More protection, high penalties planned for animal abusers

An abused pet cannot be seized from its owner until a court issues such an order. A driver illegally transporting an animal doesn’t have to…

An abused pet cannot be seized from its owner until a court issues such an order.

A driver illegally transporting an animal doesn’t have to stop when told to do so by an animal protection officer.

The maximum penalty for an animal cruelty violation is $500 or six months in prison.

These are problems with the Yukon’s existing animal-protection legislation according to a new document released by the government on Monday.

The 22-page document lists 17 proposed amendments to the outdated Animal Protection Act.

They include increased penalties and stronger powers for protection officers and RCMP.

Fines for violating the act would increase to $10,000 and up to two years in jail with the amendments.

The stiffer penalties would give courts more punitive options and bring Yukon fines in line with other provinces and territories.

The lax penalties have been a sore point for people pushing for better protection for animals.

“There has been strong public support for increasing the maximum penalties,” said the report.

Animal-protection officers could secure a warrant faster by using the telephone or other means.

Officers are now only allowed to obtain a warrant in person, which hase delayed investigations in remote parts of the territory.

And RCMP officers could enter homes without a warrant in emergency cases of animal abuse.

Other proposals include ensuring all animals are safely and humanely transported, something only laid out in bylaws in Whitehorse and Dawson City.

If asked, owners would also have to assist a protection officer with handling and evaluating the condition of an animal.

Officers would have the authority to stop vehicles that are transporting animals in an unsafe manner.

An amendment would also give government employees and citizens protection from legal action taken by disgruntled pet owners who’ve been charged under the new laws.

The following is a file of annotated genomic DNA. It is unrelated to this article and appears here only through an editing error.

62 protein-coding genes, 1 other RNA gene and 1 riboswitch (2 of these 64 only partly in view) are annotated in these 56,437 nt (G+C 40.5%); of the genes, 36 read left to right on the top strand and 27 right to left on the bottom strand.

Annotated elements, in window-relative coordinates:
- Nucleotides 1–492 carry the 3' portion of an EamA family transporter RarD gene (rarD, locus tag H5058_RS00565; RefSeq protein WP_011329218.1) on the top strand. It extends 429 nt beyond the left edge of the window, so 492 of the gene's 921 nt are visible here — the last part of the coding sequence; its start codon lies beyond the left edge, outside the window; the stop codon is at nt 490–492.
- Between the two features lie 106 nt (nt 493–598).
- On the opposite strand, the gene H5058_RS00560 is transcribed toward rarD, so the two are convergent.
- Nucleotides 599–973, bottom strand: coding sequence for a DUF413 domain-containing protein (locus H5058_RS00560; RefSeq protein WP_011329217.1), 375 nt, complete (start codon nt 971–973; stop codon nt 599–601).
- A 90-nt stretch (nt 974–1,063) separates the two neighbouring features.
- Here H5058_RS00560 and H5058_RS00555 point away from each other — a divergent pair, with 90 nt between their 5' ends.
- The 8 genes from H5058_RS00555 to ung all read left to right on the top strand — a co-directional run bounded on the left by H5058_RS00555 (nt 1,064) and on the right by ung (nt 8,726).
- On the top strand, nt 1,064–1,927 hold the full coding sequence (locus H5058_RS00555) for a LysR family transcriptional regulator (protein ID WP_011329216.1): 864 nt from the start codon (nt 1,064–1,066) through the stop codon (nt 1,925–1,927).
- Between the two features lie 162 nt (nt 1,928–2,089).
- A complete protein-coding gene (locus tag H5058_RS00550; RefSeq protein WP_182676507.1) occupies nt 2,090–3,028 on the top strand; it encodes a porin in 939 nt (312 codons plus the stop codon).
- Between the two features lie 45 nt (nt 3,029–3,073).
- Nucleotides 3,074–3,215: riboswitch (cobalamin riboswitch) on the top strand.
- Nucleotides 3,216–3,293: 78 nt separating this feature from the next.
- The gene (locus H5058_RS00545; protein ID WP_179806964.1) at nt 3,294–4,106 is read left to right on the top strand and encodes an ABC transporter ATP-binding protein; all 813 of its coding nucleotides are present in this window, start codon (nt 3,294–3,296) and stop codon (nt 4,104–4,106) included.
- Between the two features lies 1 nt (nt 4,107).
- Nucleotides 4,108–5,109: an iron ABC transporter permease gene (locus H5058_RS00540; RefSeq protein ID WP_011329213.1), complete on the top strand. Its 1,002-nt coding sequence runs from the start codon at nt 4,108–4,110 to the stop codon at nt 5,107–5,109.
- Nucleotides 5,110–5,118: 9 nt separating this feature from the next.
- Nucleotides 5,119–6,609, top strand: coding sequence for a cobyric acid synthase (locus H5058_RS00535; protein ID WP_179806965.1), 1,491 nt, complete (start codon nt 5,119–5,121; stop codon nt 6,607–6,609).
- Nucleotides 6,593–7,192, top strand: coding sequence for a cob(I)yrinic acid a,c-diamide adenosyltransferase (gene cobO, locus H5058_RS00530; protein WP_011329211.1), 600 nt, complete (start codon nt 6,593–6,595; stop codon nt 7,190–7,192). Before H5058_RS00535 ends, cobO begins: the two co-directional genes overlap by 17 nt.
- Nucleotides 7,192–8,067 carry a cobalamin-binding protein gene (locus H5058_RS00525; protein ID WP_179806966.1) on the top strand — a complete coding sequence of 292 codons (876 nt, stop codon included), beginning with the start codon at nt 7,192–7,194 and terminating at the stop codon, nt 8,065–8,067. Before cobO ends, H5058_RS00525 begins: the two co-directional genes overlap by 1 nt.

If private citizens take action authorized by the Animal Protection Act when an animal’s well-being is at risk, they’re protected from any ensuing lawsuit.

Pet owners in court to face animal-abuse charges are currently allowed to keep their pets until after a legal decision has been made to remove the pet.

The government wants the court to be able to grant temporary custody of a seized animal until after a court case.

“This option would allow the animal protection officer to ensure the safety and well-being of an animal while court proceedings are occurring,” said the report.

The public can comment on the changes through the government website, by mail or at community forums starting this month.

The tour begins at the Mount Lorne community centre on April 28 at 7 p.m. and ends in Teslin on May 22.

A full schedule of the territorial tour’s 13 stops can be found on the Community Services website.

The proposals follow an 11-page report by veterinarian Ken Kilpatrick that found the current laws outdated and ineffective.

“To improve the effectiveness of the Yukon Animal Protection Act, the primary focus should be on policy, procedure, funding and staffing to be put in place to support the act,” he wrote.

“Implementation of the act can be improved without changes to the legislation itself.”

Commissioned in 2006, the report compared Yukon legislations to Northwest Territories, British Columbia, Alberta and Saskatchewan.

Those jurisdictions have much stronger laws that better protect animals, said the report.

Kilpatrick also indicated the local Humane Society chapter is not receiving the support and funding it needs to properly protect animals.

The Humane Society is not mentioned in the new consultation document.

But the amendments would make it easier for protection officers to do their jobs.

The Yukon Party government decided to study the legislation following a 2,500-signature petition was introduced in the legislature in December 2006.

Several troubling incidents of animal abuse — dozens of abandoned cats in freezing weather, mass slaughter of dogs and a gruesome incident of a dog left to die after being dragged behind a truck — have been reported in the Yukon over the past two years, prompting the call for tougher legislation.